Roger Joseph Boscovich

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Roger Joseph Boscovich (18 May 1711 - 13 February 1787) was a Croatian polymath and Jesuit from the city of Dubrovnik in the Republic of Ragusa (modern-day Croatia). He studied and lived in Italy and France, where he published many of his works.

He produced a precursor of atomic theory and made many contributions to astronomy. In 1753 he discovered the absence of atmosphere on the Moon.[1]

In Vienna in 1758, he published the first edition of his famous work, Philosophiæ naturalis theoria redacta ad unicam legem virium in natura existentium (Theory of natural philosophy derived to the single law of forces which exist in nature). It included his atomic theory and his theory of forces.[2] A second edition was published in 1763 in Venice and a third again in Vienna in 1764. In 1922 it was published in London, and in 1966 in the United States. Another edition was published in Zagreb in 1974.

Life[change | change source]

Boscovich was born in Dubrovnik as the youngest of seven children. He joined the Jesuit school in Dubrovnik, leaving for Rome in 1725. In Rome he was under the care of 2 Jesuit priests whom introduced him to the Society of Jesus. In 1731, enrolled in college at Sant'Andrea delle Fratte. There, he studied mathematics and physics and in 1740 he was appointed professor of mathematics in the college.[3]

Boscovich studied the transit of Mercury, the Aurora borealis, the figure of the Earth, the observation of the fixed stars, the inequalities in terrestrial gravitation, the application of mathematics to the theory of the telescope, the limits of certainty in astronomical observations, and various problems in solid geometry and spherical trigonometry.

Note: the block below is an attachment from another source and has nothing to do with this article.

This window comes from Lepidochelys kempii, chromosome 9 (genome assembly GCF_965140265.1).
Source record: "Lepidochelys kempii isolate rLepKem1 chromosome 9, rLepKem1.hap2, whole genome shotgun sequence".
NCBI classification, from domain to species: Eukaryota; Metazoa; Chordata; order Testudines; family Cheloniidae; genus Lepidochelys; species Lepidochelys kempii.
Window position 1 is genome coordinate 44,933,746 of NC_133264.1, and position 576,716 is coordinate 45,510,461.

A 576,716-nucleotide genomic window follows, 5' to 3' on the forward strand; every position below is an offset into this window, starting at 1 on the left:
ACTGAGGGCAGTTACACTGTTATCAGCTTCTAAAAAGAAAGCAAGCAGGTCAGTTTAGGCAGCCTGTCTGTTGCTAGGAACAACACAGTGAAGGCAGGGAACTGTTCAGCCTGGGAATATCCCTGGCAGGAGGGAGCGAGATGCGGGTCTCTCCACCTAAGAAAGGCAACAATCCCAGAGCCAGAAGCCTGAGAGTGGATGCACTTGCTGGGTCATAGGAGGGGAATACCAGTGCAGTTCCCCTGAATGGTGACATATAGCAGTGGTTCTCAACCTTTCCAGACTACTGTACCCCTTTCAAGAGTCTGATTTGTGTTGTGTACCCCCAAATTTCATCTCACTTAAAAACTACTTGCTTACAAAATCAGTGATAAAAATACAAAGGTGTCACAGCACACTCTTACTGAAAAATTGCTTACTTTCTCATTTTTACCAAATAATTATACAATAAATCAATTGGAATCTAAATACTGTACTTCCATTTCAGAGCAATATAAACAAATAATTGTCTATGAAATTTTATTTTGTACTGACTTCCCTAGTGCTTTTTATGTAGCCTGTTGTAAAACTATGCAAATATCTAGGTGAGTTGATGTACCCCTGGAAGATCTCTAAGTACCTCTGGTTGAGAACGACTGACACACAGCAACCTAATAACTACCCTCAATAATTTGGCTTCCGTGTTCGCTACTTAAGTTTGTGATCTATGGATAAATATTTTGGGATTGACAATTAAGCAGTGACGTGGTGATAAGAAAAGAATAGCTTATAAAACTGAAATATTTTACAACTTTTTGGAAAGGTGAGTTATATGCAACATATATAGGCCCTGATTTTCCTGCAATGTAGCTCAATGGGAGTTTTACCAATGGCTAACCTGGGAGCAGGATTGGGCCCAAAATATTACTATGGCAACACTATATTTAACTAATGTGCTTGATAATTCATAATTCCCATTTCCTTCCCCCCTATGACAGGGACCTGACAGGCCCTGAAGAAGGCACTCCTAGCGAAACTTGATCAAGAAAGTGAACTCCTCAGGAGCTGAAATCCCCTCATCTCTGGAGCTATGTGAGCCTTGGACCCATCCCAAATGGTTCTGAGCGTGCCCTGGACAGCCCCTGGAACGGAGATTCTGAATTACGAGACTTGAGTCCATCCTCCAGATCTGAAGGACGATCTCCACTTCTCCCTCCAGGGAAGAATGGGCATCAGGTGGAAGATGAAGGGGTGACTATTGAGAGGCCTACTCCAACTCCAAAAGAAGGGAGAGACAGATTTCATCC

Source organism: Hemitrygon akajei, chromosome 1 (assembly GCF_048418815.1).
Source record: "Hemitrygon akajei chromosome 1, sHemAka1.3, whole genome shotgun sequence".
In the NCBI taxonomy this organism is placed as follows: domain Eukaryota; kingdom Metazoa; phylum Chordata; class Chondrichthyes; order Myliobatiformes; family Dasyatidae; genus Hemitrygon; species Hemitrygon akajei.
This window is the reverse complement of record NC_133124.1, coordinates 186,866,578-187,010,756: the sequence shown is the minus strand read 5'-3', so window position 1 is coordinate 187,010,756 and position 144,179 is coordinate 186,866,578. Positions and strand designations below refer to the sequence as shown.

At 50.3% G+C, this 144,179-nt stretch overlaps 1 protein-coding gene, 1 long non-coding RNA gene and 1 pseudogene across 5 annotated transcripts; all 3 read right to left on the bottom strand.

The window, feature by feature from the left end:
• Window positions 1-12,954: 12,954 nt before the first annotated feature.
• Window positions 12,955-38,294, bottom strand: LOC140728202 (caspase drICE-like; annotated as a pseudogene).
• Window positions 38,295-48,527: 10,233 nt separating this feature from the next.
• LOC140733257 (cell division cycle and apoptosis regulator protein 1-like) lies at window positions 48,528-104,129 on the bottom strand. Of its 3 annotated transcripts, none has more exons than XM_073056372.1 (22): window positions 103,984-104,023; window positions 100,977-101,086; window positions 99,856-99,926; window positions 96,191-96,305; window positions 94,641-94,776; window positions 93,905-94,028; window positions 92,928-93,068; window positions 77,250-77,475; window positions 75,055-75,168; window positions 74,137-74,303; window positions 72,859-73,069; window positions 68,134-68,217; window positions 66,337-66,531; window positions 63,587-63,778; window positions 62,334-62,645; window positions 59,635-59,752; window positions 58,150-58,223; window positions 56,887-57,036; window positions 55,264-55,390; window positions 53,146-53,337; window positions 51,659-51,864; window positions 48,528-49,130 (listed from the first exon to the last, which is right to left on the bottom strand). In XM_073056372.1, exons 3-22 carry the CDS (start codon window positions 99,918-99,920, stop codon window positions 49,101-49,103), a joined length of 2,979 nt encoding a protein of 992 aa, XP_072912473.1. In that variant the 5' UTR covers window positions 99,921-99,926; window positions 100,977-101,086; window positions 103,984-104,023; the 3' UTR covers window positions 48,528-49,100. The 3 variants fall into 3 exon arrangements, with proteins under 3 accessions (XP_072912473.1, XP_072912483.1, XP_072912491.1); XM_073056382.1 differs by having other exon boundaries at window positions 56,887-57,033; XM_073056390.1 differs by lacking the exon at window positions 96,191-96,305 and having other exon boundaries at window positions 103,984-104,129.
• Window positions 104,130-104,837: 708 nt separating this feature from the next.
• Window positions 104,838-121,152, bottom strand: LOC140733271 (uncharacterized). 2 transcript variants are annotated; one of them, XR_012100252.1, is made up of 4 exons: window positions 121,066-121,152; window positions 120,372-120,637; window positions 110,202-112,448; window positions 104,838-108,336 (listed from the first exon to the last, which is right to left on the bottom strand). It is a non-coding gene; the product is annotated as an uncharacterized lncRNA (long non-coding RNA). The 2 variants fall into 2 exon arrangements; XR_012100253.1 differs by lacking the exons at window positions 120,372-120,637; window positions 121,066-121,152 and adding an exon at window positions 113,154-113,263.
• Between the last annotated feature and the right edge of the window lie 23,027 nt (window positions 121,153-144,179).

In 1742 he and other scientists were consulted by Pope Benedict XIV, as to the best way of securing the structure of the dome of St. Peter's, Rome, in which a crack had been discovered. His suggested placing five iron bands and it was accepted.

In 1758, Roger Joseph Boscovich described a version of atomic theory. He explained the resistance of hard bodies as due to force rather than "hardness".[4] "The primary elements of matter are in my opinion perfectly indivisible & non-extended points".[5]

As a devoted Jesuit, Boscovich spent his life without ever getting married or having children.

Related pages[change | change source]

References[change | change source]

  1. Энциклопедия для детей (астрономия). Москва: Аванта+. 1998. ISBN 978-5-89501-016-7.
  2. Rowlinson, J.S. 2002. Cohesion: a scientific history of intermolecular forces. Cambridge University Press. ISBN 9781139435888. https://books.google.com/books?id=Apyi_FXKnSkC. Retrieved 2015-01-12.
  3. http://dpedtech.com/ROGERJOSEPHBOSCOVICH.doc
  4. Scott, Wilson L. 1970. The conflict between atomism and conservation theory 1644–1860. London and New York.
  5. Translation of original text into English. [1]